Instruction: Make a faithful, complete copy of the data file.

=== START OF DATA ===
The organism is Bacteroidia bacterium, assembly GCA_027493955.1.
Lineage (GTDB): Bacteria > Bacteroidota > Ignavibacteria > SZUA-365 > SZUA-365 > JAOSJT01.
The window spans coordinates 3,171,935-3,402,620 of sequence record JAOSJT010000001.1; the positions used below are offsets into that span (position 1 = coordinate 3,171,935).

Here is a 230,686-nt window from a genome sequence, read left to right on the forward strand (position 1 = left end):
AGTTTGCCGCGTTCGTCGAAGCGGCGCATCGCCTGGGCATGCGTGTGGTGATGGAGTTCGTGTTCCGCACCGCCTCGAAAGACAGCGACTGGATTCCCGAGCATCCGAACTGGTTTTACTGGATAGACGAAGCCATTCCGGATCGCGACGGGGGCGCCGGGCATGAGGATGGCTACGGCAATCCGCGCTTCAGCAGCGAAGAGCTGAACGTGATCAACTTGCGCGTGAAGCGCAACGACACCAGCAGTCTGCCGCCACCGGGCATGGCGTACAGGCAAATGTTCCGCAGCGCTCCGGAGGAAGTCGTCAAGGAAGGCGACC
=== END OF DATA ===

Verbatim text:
The organism is Bacteroidia bacterium, assembly GCA_027493955.1.
Lineage (GTDB): Bacteria > Bacteroidota > Ignavibacteria > SZUA-365 > SZUA-365 > JAOSJT01.
The window spans coordinates 3,171,935-3,402,620 of sequence record JAOSJT010000001.1; the positions used below are offsets into that span (position 1 = coordinate 3,171,935).

Here is a 230,686-nt window from a genome sequence, read left to right on the forward strand (position 1 = left end):
AGTTTGCCGCGTTCGTCGAAGCGGCGCATCGCCTGGGCATGCGTGTGGTGATGGAGTTCGTGTTCCGCACCGCCTCGAAAGACAGCGACTGGATTCCCGAGCATCCGAACTGGTTTTACTGGATAGACGAAGCCATTCCGGATCGCGACGGGGGCGCCGGGCATGAGGATGGCTACGGCAATCCGCGCTTCAGCAGCGAAGAGCTGAACGTGATCAACTTGCGCGTGAAGCGCAACGACACCAGCAGTCTGCCGCCACCGGGCATGGCGTACAGGCAAATGTTCCGCAGCGCTCCGGAGGAAGTCGTCAAGGAAGGCGACC